Often I am asked questions like “Are carbs good or bad for me?” “I heard potatoes and rice are bad.” “What is the best fruit to eat?” All valid questions even though I am always striving to move my clients and myself away from tagging foods as either good or bad. All food, real and whole food vs. processed goods disguised as such, has unique nutritional profiles that offer the body energy, insulation, repair and immune system support. Fortunately for us we live in an area where food insecurity is practically non-existent and we have the luxury of even thinking about these sorts of questions.
And therein lies the rub. Unlike Matt Damon, stuck on Mars with a limited food supply, ours is typically overabundant. And carbohydrate foods, as mentioned above are usually the quickest to prepare and relatively inexpensive (think about what you might pay per pound for some potatoes vs. protein like meat or fish). No, this is not a carb bashing post or a low carb diet is the best recommendation. It’s because I have counseled many diabetics and others in a pre-diabetic state that I have chosen to focus on this food group now.
So how do I answer these questions and what advice would I give? Even if you’re not diabetic I recommend we first consider what your unique metabolic profile or health objective is. Certainly if you have diabetes, pre-diabetes or any form of insulin resistance (polycystic ovary syndrome or PCOS, high triglycerides, central adiposity or you accumulate most of your weight in the abdominal area) these are very valid questions. Let’s first approach these questions, not from a good food/bad food list, but from information about how they function and affect things like blood sugar, insulin production, food cravings and mood for many people.
Today I want to focus on just one category of carbohydrate foods and these are starches, and within that category I am featuring rice. Why? I am inspired by my Asian clients who are challenged on one hand by a strong ethnic food preference and food culture that involves this food. Rice is the most widely consumed grain especially in Asia. For those in South and coastal regions of India it is a dietary staple. Yet many South Asians also struggle with insulin resistance, heart disease and diabetes so this food seems to play a contradictory role in culture and health. Not fair, I know.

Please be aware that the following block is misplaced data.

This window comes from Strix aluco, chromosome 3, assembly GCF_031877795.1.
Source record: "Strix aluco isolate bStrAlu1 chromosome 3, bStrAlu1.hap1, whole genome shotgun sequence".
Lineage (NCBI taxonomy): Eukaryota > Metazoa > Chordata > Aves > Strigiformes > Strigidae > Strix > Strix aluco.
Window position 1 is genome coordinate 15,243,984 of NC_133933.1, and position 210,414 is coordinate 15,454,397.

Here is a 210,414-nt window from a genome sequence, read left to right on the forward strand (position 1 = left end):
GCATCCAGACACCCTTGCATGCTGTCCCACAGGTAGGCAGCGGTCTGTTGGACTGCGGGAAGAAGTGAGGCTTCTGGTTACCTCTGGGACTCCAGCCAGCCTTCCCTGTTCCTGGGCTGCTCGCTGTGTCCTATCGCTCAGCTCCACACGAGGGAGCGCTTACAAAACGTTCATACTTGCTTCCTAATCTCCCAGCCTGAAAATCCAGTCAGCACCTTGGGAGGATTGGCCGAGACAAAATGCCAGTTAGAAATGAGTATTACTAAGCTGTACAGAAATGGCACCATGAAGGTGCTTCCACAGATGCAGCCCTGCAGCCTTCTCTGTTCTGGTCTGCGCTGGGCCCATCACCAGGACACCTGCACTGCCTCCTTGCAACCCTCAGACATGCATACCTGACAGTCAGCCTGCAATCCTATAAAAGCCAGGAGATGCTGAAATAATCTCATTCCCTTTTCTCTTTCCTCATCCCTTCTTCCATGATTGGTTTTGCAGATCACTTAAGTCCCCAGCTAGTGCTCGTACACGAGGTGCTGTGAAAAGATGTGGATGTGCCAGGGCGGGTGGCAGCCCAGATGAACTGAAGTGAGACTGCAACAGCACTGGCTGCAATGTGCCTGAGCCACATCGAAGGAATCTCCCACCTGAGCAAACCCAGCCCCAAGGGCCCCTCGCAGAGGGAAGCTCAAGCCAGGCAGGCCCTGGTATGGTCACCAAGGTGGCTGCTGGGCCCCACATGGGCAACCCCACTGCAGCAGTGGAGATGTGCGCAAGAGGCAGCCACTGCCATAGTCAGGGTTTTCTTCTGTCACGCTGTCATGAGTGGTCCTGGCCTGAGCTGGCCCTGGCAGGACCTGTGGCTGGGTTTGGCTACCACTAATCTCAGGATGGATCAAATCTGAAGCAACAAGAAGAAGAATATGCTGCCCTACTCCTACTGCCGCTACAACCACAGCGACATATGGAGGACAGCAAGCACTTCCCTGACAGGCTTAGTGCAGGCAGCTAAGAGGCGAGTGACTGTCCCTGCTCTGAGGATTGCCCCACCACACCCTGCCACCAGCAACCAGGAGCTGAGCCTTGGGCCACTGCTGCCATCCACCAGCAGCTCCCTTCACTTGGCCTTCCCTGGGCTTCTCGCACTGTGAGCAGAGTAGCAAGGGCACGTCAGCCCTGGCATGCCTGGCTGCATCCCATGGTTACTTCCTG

Let’s first do a quick review: Rice is a starch, a type of carbohydrate. Bread, pasta, noodles, and grains such as oats, quinoa and bulgur are starches as well. Other foods in this category are fruit, milk, juice and other sugar-containing beverages, as well as concentrated sweets like candy, cake, pie, honey, molasses and table sugar. During digestion, all carbohydrates are converted to sugar and released into the bloodstream, where they are either used for energy or stored as fat. But not all carbs are created equal. Or more accurately, not all carbs have the same effect on blood sugar. The measure of the effect of carbs on blood sugar is called the glycemic index (GI). You’ve read this and seen those food GI lists.
Glycemic Index: In general high GI carbs like sugary beverages, instant mashed potatoes and white bread digest very quickly and cause a rapid spike in blood sugar followed by a surge of insulin and fat storage. As blood sugar crashes not too long afterwards, fatigue, moodiness, and food cravings may ensue.
Low GI carbs like steel cut oats, fresh fruit and most vegetables, are digested slowly. As a result, your blood glucose rises slowly than falls gradually over a longer period of time. You feel better because your hunger and mood are more controlled. And most importantly, particularly if you have insulin resistance, you are giving your pancreas a break by alleviating the need to release a quick surge of insulin thus improving or reducing the risk of diabetes and its associated complications.
Several GI food lists have been developed, assigning foods GI numbers relative to the glucose standard of 100.
Well it turns out these simplistic looking lists of high, medium and low GI foods are not so simple. There are other factors that affect the GI of foods. I would like to focus on the biggest factor which is processing.
Processing: The more a food has been processed, the easier it is for the digestive enzymes to attack it quickly, and the higher the GI. To choose less processed foods, think about how that starch occurred in nature, and how much processing was required to get it to its current form.
Since we are featuring rice let’s looks closer at its harvesting and processing:
After harvesting the rice kernel, the hull (aka husk) is removed. What you have now is brown rice as the bran is still intact along with the germ and the endosperm.
What does this mean from a nutritional point of view: White rice is milled so that the bran and germ are removed and due to this process, the nutritional quality of white rice is reduced-it is almost devoid of fiber, and micronutrients like B-vitamins and iron. Being low in fiber, white rice tends to cause a sharper rise (spike) in our blood sugars. By law in the US, white rice has to be enriched, so the lost micronutrients are added back (fortified).